Giants in Position for Wild-Card Slot Despite Significant Slide
As of Monday afternoon, August 18, the San Francisco Giants hold the second National League wild-card slot, leading the next-closest teams by 1.5 games. What I find most interesting is that the Giants are still on pace to make the playoffs, despite potentially one of the sharpest within-season declines after a strong start, in the wild-card era (1995-present).
At one point this season, San Francisco owned a 42-21 record. As winners of two of the last four World Series (2010 and 2012), the Giants thus showed signs of contending for a third MLB championship in five years. However, at the end of Friday’s play, they had fallen to only five games above .500 (63-58). San Francisco rebounded to beat the Phillies on Saturday and Sunday, leaving the Giants at 65-58 currently. Charted as day-to-day status relative to .500, San Francisco’s season-to-date looks as follows.
Most of the gains (relative to .500) the Giants built up during their first 63 games have been wiped out. From a positive peak of 21 games above break-even (42-21), San Francisco has twice fallen to +5 (62-57 and 63-58). To go from 42-21 to 63-58, the team played .362 ball (21-37). As a point of reference, the current worst winning percentage in MLB (for all games played to date) is .387, by the Texas Rangers.
A look at the Giants’ pitching and batting statistics does not immediately signal a decline of the magnitude experienced. San Francisco’s pitching currently ranks fifth in the National League for best team ERA (3.40), but only .06 run out of third place. Struggling starter Matt Cain was recently declared out for the season and the team’s bullpen has had its problems, however. San Francisco’s offense is reasonably intact. Of last year’s top-five team leaders in offensive Wins Above Replacement (oWAR) – Hunter Pence, Buster Posey, Brandon Belt, Marco Scutaro, and Pablo Sandoval – Pence, Posey, and Sandoval all have had 400 or more at-bats this season, whereas Belt and Scutaro have missed considerable action. Further, the offensive production of Pence, Posey, and Sandoval (e.g., OPS) in July and August has not been dramatically below what these players posted in April through June.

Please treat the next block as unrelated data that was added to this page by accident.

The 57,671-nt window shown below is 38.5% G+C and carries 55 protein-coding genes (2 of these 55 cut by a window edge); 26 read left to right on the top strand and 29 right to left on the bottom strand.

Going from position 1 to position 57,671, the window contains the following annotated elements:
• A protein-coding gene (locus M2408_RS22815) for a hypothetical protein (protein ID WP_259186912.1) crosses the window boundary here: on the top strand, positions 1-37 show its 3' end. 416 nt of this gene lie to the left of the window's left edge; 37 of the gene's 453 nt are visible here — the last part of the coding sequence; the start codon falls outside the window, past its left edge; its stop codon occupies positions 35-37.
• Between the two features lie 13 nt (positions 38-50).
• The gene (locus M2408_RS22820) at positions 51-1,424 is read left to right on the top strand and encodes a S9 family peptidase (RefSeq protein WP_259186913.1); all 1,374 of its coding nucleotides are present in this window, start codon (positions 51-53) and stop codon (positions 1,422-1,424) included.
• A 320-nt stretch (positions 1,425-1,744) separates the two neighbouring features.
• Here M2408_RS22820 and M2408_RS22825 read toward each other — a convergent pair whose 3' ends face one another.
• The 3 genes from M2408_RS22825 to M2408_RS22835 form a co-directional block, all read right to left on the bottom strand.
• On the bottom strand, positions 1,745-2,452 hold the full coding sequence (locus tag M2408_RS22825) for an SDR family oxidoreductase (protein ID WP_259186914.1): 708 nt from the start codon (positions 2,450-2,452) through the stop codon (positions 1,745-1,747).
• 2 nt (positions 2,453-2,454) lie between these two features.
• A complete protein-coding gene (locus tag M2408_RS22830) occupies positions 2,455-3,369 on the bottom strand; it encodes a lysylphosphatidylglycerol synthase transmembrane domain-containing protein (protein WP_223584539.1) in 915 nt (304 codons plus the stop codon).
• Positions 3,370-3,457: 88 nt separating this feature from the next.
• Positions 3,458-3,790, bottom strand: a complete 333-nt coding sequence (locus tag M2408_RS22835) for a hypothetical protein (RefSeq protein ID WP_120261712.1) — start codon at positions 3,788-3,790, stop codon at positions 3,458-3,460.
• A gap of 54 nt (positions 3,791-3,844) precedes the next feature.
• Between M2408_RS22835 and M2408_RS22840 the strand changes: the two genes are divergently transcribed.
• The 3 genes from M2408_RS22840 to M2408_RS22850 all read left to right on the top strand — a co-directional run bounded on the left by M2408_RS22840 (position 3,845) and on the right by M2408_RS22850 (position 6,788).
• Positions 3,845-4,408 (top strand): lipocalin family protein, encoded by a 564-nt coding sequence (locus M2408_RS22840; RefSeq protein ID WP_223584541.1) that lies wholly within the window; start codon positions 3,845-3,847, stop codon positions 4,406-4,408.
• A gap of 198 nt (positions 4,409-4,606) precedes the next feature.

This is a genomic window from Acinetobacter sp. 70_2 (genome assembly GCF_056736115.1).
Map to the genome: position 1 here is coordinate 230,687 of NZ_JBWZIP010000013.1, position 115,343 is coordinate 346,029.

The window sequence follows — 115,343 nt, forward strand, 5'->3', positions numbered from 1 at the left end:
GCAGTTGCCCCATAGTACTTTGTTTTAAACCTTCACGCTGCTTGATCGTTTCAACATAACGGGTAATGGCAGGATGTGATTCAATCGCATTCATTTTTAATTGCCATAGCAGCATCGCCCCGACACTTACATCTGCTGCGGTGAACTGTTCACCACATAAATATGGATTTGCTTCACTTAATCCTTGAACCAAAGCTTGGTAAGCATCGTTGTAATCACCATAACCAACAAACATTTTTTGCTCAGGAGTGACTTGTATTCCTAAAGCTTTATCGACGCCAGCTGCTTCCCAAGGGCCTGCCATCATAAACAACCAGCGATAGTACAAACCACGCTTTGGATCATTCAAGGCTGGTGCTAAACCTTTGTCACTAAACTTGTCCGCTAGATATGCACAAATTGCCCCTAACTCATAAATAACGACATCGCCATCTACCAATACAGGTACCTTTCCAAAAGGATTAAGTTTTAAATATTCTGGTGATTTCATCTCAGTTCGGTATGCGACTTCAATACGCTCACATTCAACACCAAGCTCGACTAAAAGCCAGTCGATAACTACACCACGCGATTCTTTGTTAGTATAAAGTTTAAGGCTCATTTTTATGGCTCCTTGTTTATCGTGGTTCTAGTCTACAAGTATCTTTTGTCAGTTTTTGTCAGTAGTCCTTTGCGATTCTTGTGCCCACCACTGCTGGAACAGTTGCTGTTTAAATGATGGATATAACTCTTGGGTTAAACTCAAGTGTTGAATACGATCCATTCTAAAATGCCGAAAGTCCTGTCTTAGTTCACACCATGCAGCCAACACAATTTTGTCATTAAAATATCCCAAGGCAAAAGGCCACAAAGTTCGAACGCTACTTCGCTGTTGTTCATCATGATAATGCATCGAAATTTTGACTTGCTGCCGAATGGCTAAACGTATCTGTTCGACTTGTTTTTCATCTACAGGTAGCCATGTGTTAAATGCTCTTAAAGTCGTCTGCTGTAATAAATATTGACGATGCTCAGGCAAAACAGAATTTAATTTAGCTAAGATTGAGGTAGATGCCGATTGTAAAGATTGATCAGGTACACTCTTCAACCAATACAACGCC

Beyond the question of why the Giants have plummeted is that of where their slide ranks in modern MLB history. I examined records from the wild-card era (from 1995-2013 using data from Baseball Reference and from 1995-2011 on Alex Reisner’s graph site) to see how many other teams had fallen about as badly within a season as the Giants.
The following graph looks at every team during the wild-card era that reached a level of 16 or more games above .500 at any point during any season (using the criterion of ≥ 20 games above .500 yielded roughly 150 cases, whereas relaxing the cut-off to 16 or more added about another 50 cases). Focusing on teams that were well above .500 during a season thus allows us to see how many of them faltered.
Along the X-axis is a team’s peak or maximum number of games above .500 during a given season (which is listed on Baseball Reference for each MLB franchise). The Y-axis depicts how many games above or below .500 a team finished a given season. As can be seen, the trend is upward from lower-left to upper-right. If a team peaked at some number of games above break-even during the season, it tended to finish the regular season roughly that number of games above .500. In fact, the only way for a team not to follow this trend is to start the season hot, ascending to a sizable number of games above .500, and then collapse – precisely what this year’s Giants have done.
Teams showing signs of collapse have their respective dots below the main trendline, with four of the most extreme cases identified by team and year in the graph. The following table lists, in greater detail, some of the biggest declines of the MLB wild-card era.
If the Giants were, for example, to go 16-23 in their remaining 39 games, they would finish precisely at .500 (81-81). Doing so would place them among the five worst midseason collapses of the wild-card era (shown in the table), based on number of games above .500 a team was at its peak and the team’s final record.
On the other hand, an upturn in performance will give the Giants an excellent chance of qualifying for the playoffs under the generous double-wild-card format. Thus, in the spirit of Mark Twain, reports of the Giants’ demise may be premature and greatly exaggerated.